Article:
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Bohuslav MARTINU (1890-1959)
The Three Cello Sonatas

Cello Sonata No. 1 (1939) [18.29]
Cello Sonata No. 2 (1941) [21.58]
Cello Sonata No. 3 (1952) [20.33]
Jirí Hanousek (cello)

Paul Kaspar (piano)
rec. 26 Oct, 4-5 Nov 1992, Meistersingerhalle, Nürnberg. DDD
co-production with Bavarian Radio
CENTAUR CRC 2207 [60.57]

Martinu's three cello sonatas span the years from the flight from Paris to arrival in the U.S.A. to the return to old Europe - though he was never to see his homeland again. They are works of his rising and risen maturity.

The Parisian-based First Sonata partakes of some of the drama of the contemporaneous Double Concerto. It does not have quite the generosity of heart of the symphonies nor the full-on concentrated intensity of the Double Concerto (try Sejna's historic recording on Supraphon). The hesitancy of the middle movement throws into relief the confident aggression of the outer movements. Only two years later Martinu wrote his Second Sonata. It was completed in Jamaica in the last two months of 1941 with America now in the very war that Martinů had fled two years ago. The second movement is sometimes doom-laden in much the same way as parts of the second and third symphonies. The allegro commodo already bears resemblances to his optimistic Fourth Symphony though without quite the same luminosity and liberation taking wing. The Third Sonata, though written back in Europe, shows the confident 'sunrise' that arose from his years in the U.S.A. The last movement is jazzily syncopated without the desiccation of the Paris years. It finds time for the plangent singing lyricism that is such a trademark of this composer.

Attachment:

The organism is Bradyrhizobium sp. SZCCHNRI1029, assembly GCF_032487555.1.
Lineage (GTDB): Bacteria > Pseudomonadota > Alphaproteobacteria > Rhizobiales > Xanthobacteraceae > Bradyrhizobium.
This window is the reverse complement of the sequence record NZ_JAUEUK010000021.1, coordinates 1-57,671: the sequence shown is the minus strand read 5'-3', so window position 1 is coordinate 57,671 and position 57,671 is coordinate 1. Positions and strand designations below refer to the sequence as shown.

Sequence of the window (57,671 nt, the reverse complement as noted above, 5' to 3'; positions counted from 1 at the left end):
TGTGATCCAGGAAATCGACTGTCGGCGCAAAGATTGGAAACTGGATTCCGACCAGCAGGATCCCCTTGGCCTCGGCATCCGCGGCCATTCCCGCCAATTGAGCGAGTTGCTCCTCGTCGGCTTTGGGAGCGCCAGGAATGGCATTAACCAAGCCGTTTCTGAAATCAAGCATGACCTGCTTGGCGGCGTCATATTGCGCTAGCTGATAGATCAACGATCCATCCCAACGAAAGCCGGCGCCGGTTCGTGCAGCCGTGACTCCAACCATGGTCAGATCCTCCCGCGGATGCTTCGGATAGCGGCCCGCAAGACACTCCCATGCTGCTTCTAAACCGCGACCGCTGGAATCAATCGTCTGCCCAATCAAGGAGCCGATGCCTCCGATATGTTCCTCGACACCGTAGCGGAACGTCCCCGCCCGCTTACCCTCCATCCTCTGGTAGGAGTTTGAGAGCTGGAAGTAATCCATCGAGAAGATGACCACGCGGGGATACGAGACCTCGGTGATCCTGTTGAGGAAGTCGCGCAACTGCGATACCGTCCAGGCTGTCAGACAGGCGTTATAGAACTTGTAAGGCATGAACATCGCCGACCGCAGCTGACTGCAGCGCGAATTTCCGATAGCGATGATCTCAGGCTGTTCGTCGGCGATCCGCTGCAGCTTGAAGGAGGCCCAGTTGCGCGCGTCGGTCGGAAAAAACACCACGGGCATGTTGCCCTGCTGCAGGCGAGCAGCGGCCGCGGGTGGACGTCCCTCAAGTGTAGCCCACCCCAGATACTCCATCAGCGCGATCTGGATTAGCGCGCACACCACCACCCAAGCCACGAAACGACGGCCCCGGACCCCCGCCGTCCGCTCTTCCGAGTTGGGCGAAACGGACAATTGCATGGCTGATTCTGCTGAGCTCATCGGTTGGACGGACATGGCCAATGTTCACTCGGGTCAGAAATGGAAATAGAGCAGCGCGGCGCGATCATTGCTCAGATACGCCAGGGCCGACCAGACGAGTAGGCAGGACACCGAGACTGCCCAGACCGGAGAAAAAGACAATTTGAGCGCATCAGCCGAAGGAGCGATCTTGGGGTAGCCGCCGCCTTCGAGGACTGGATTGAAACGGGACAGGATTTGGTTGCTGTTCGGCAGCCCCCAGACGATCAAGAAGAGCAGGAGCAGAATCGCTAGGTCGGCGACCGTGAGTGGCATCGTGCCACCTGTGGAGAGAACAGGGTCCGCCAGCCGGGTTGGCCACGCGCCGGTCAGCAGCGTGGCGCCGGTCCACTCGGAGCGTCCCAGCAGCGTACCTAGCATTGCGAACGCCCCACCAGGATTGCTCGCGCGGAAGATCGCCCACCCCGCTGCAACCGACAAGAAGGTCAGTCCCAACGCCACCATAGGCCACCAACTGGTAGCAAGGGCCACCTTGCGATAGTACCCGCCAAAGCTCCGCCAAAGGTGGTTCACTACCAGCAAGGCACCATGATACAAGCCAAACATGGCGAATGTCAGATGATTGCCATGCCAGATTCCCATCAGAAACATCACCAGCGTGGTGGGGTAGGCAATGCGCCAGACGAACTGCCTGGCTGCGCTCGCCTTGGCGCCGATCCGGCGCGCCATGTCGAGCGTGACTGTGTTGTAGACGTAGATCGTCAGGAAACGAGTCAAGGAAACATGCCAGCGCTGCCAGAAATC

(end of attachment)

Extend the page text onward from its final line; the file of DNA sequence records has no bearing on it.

Both instrumentalists are fully engaged with the spirit of these precious sonatas. I note that Centaur used admirably adroit American soloists for their other two Martinů chamber discs including Fredell Lack for the violin sonatas. This is the only one of the three to feature a Czech player. Centaur's presentation is good with English only notes. The only slight criticism is the rather dry acoustic; a more lively result would have added splendour to the tone of Hanousek's playing.

Rob Barnett



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